Archive for November, 2018

Broken Britain: UN Rightly Condemns Eight Years of Tory Austerity, But the Labour Party Is No Saviour; Try Extinction Rebellion Instead

Anti-austerity protesters, and the Extinction Rebellion logo.Please support my work as a reader-funded investigative journalist, commentator and activist. If you can help, please click on the button below to donate via PayPal.

 

Britain, is, not to put too fine a point on it, screwed — and also deeply divided. Philip Alston, an Australian-born human rights lawyer, and the UN’s rapporteur on extreme poverty and human rights, has highlighted both these problems in his newly-issued report on the impact of eight years of savage austerity policies by the Tory government.

Alston pulls no punches. After spending two weeks travelling the length and breadth of the UK, and meeting people at the sharp end of austerity, as well as meeting government ministers, Alston notes how, in “the world’s fifth largest economy”, it “seems patently unjust and contrary to British values that so many people are living in poverty. This is obvious to anyone who opens their eyes to see the immense growth in foodbanks and the queues waiting outside them, the people sleeping rough in the streets, the growth of homelessness, the sense of deep despair that leads even the Government to appoint a Minister for suicide prevention and civil society to report in depth on unheard of levels of loneliness and isolation.”

Alston also explains how, during his visit, “I have talked with people who depend on food banks and charities for their next meal, who are sleeping on friends’ couches because they are homeless and don’t have a safe place for their children to sleep, who have sold sex for money or shelter, children who are growing up in poverty unsure of their future, young people who feel gangs are the only way out of destitution, and people with disabilities who are being told they need to go back to work or lose support, against their doctor’s orders.” Read the rest of this entry »

Just Updated: Parts 4-6 of My Six-Part Definitive Guantánamo Prisoner List

Close Guantanamo protestors outside the Supreme Court, January 11, 2017 (Photo: Andy Worthington).Please support my work as a reader-funded journalist! I’m currently trying to raise $2500 (£2000) to support my writing and campaigning on Guantánamo and related issues over the next three months of the Trump administration. If you can help, please click on the button below to donate via PayPal.

 

Last month, I published an article linking to the first three parts of my six-part definitive Guantánamo prisoner list, which I had just updated, and I’ve now updated the fourth, fifth and sixth parts — Part Four (covering prisoners with the Internment Serial Numbers 497-661), Part Five (covering prisoner numbers 662-928) and Part Six (covering prisoner numbers 929-10029). The six parts of the prisoner list provide details of all 779 prisoners held by the US military at Guantánamo since the prison opened, with references to where they appear in the 2,232 articles I have written about Guantánamo over the last ten and a half years, and where their stories are told in my book The Guantánamo Files.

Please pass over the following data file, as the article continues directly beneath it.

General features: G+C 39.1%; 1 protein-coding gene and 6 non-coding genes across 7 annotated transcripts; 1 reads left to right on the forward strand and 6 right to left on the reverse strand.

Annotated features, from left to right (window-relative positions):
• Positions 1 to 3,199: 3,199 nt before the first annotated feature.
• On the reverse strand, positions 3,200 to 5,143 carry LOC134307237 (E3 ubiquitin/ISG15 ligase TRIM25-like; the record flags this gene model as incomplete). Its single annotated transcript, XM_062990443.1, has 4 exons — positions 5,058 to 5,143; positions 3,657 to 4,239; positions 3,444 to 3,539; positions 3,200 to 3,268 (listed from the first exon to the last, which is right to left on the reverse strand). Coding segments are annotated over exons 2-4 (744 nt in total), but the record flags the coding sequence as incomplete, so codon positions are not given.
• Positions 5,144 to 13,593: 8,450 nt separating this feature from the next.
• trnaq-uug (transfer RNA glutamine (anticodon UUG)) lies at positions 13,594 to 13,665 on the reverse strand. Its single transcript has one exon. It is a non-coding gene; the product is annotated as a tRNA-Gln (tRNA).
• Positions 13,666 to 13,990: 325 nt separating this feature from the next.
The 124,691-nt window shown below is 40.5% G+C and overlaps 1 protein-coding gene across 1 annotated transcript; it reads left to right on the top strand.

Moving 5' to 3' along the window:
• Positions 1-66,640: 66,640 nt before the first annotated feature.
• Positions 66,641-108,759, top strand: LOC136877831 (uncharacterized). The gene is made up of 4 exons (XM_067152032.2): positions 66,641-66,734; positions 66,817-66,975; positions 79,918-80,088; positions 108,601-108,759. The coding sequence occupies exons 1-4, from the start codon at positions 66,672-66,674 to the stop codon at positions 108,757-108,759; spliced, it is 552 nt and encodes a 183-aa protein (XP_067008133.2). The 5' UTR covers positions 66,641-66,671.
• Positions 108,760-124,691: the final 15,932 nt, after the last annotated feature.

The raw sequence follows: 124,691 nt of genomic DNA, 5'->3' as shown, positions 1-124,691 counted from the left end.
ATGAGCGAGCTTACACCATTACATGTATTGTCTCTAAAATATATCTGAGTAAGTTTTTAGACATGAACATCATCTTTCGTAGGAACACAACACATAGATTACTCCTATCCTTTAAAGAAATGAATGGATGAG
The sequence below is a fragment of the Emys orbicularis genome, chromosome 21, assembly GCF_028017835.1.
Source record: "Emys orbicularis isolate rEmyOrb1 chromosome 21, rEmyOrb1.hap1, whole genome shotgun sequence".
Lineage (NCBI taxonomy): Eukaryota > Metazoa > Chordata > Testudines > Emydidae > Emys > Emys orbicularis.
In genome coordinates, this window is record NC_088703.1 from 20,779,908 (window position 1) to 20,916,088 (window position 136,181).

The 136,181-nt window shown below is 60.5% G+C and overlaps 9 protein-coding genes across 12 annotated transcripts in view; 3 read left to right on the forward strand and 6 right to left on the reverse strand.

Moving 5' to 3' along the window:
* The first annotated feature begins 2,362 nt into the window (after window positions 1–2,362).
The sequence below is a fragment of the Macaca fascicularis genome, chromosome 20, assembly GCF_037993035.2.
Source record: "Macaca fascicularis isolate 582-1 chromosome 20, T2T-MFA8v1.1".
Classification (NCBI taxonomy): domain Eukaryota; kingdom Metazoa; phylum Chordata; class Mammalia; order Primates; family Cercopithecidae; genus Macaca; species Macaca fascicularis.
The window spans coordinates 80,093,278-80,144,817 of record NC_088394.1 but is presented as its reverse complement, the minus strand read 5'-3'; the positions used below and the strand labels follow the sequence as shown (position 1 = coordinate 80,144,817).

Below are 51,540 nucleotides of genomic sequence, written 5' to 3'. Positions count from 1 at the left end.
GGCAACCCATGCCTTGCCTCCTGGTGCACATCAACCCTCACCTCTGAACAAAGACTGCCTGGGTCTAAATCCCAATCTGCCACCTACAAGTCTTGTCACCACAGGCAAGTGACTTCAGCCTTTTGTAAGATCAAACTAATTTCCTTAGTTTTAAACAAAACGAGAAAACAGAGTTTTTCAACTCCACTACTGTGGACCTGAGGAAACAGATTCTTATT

As I explained in my article last month, my book, published in 2007, was the result of over a year’s research and writing — as a full-time unpaid freelance researcher and author — in which I told the stories of the majority of the men held at Guantánamo, analyzing where they were captured, telling their stories, and, as I put it,  “demonstrat[ing] how few of them seem to have had any genuine connection to al-Qaeda or any form of international terrorism, and how they were overwhelmingly either just foot soldiers in an inter-Muslim civil war in Afghanistan that preceded the 9/11 attacks, or, in many cases, civilians caught in the wrong place at the wrong time, cynically picked off by officials or warlords looking to make some money off the US’s commitment to paying bounty payments for any Muslim who could be passed off as a ‘terror suspect.’”

Today the shameful prison at Guantánamo Bay — where 40 men continue to be held, mostly without charge or trial or anything resembling due process — has been open for 6,152 days — 6,152 days in what I described last month as a prison “set up to be beyond the reach of the rule of US law, where men could be — and were — tortured and subjected to human experimentation; where nine men have died, and where there is still no end in sight for this legal, moral and ethical abomination”, because of Donald Trump’s vileness and stupidity. Read the rest of this entry »

Celebrating 550 Days of My Photo-Journalism Project ‘The State of London’

The latest photos from Andy Worthington's photo-journalism project, 'The State of London.'Please feel free to make a donation to support my photo-journalism via ‘The State of London’, for which I receive no funding and am reliant on your support.

 

Yesterday marked 550 days since I began posting a photo a day on Facebook from the tens of thousands of photos I’ve taken on daily journeys by bike around London, beginning in May 2012, and I’d like to thank the thousands of people following the project on the dedicated pages on Facebook and Twitter, as well as on my own Facebook and Twitter pages. I’m very grateful that my photos, my subject matter and my commentary have struck a chord with so many people. 

You can see all the Facebook photos here, and there’s an embryonic website here, which I’m hoping to work on soon.